We have completed a genome-wide association study that included SNP data from 48 horses in an attempt to identify genetic markers associated with incidence of the disease. Several genomic regions were found to be of interest and as a result, the DNA from six horses is now being sequenced (full genome at 12X coverage) to query these regions for functional variants. The identification of genetic markers will provide breeders with a resource to use in making breeding decisions and also bring light to biological processes and genetic pathways involved in neuromuscular disease.
If you are the owner of a Clydesdale that you suspect may have Shivers, please contact Dr. Petersen ( for potential participation in our study.

Genetic susceptibility of cattle to persistent infection by bovine viral diarrhea virus (BVDV)(collaboration with the USDA Meat Animal Research Center)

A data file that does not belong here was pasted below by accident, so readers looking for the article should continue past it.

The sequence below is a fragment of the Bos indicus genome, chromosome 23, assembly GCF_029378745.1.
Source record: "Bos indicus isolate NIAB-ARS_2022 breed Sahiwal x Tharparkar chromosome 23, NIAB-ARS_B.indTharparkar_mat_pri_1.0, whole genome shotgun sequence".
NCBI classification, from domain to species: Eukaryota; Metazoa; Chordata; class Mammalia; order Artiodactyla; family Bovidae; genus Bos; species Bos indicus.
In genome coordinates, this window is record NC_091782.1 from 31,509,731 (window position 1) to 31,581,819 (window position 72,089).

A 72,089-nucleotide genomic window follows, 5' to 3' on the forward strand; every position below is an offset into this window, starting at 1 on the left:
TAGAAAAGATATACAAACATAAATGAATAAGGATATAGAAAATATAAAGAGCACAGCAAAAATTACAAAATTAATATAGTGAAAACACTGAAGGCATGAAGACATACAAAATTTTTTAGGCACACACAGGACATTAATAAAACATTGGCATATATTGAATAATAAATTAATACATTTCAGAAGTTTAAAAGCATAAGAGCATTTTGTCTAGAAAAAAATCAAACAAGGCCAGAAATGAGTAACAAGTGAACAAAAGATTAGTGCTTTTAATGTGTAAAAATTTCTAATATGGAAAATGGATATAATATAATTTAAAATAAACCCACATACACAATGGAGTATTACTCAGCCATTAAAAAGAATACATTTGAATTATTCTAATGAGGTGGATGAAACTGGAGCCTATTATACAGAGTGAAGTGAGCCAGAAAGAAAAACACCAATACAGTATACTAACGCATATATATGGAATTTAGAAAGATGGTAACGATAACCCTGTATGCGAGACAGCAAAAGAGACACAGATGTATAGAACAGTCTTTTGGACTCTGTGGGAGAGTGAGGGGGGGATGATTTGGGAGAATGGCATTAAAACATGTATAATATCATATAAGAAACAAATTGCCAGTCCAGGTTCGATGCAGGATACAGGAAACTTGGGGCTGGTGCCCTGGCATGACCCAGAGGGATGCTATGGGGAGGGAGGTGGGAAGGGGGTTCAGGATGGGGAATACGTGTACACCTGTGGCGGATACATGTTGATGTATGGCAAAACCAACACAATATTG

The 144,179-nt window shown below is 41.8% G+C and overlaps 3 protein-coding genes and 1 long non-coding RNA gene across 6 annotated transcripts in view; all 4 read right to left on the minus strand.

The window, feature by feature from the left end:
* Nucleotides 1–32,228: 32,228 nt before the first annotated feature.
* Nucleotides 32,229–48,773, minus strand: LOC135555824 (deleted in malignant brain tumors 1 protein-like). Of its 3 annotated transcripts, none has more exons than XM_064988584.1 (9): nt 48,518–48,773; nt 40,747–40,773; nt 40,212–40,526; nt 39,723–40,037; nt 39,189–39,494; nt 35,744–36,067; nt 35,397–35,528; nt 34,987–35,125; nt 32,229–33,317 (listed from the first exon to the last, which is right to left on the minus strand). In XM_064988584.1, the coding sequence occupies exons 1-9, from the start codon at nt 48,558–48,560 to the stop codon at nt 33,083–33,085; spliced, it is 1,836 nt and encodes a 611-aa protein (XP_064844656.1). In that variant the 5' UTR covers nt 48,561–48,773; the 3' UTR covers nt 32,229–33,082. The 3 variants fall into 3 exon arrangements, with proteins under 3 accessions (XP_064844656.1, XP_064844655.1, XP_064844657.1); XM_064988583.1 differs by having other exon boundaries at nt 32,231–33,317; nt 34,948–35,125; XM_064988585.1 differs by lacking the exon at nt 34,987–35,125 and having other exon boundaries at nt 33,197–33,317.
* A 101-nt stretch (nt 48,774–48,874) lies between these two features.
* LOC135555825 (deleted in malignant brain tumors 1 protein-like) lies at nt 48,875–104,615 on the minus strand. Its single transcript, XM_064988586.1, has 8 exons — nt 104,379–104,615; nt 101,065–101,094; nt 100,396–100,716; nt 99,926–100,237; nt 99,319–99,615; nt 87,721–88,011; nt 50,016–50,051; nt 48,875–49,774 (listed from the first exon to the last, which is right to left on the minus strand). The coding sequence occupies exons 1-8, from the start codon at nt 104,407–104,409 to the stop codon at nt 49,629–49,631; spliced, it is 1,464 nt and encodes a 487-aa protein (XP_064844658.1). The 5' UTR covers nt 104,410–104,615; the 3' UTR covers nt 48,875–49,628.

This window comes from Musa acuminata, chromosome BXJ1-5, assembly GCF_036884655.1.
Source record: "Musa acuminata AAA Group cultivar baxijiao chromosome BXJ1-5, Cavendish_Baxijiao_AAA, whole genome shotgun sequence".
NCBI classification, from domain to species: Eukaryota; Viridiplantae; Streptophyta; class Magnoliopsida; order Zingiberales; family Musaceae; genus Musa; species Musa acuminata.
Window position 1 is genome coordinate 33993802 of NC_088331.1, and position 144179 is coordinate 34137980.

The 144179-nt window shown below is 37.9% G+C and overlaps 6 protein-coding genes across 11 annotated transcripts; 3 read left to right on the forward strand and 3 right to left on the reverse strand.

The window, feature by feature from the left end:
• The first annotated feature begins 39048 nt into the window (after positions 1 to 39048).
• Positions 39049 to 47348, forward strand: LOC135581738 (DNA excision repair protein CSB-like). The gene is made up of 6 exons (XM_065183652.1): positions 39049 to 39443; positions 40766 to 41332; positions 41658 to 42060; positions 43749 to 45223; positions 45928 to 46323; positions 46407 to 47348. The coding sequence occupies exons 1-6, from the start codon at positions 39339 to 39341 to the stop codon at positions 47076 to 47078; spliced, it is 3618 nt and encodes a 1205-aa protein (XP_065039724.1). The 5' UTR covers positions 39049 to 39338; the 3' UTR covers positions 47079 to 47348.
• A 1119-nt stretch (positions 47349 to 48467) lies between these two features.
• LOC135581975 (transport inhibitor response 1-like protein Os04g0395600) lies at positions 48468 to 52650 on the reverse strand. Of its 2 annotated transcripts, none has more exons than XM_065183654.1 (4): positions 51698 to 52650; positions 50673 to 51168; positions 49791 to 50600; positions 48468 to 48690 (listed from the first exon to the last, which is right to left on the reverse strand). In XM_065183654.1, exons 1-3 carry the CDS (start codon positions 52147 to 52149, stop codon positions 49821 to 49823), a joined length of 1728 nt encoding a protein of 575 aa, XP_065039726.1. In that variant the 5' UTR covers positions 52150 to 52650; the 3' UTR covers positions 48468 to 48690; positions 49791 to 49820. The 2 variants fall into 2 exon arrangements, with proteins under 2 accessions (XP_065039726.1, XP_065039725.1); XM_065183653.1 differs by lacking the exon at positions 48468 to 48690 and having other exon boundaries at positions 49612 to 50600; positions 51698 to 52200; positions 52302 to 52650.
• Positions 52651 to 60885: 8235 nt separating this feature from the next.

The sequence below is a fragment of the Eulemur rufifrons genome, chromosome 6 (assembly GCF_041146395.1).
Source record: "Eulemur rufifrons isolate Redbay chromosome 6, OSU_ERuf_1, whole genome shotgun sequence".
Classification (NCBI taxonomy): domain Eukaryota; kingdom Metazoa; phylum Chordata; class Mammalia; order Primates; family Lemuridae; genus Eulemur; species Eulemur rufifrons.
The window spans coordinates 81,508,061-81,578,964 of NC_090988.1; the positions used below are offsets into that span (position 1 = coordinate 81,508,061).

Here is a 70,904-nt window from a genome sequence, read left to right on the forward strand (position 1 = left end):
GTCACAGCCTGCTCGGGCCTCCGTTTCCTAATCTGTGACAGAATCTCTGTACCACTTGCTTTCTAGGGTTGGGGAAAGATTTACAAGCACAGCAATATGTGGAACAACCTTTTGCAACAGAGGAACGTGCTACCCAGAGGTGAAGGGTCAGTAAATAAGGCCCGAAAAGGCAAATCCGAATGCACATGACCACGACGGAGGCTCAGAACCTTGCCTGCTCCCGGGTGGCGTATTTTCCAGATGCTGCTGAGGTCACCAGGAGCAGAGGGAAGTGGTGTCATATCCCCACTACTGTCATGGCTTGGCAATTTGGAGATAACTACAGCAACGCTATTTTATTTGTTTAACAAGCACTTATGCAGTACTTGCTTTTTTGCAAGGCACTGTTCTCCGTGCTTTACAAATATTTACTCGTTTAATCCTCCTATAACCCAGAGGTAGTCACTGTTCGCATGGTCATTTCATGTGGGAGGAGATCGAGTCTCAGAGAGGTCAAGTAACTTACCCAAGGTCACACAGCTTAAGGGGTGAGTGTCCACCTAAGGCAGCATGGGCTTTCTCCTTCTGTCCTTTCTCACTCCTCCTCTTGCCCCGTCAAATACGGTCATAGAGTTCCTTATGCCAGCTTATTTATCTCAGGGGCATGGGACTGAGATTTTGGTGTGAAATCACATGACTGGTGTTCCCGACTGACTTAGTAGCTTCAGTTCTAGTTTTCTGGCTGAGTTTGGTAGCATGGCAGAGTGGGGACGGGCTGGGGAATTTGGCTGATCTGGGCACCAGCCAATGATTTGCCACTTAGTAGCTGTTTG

Healthy cow and calves at the UNL Gudmundsen Ranch

Infection from BVDV causes significant economic loss for cattle producers in the United States through decreased performance and increased veterinary and labor expenses1,2. A major reservoir and source of infection by BVDV is via cattle that are persistently infected (PI)1,3-5. PI calves are produced by in utero infection through a dam acutely infected by BVDV at a particular window of time during gestation, or by dams that are PI themselves. PI cattle are immunotolerant to and shed BVDV throughout their lives6.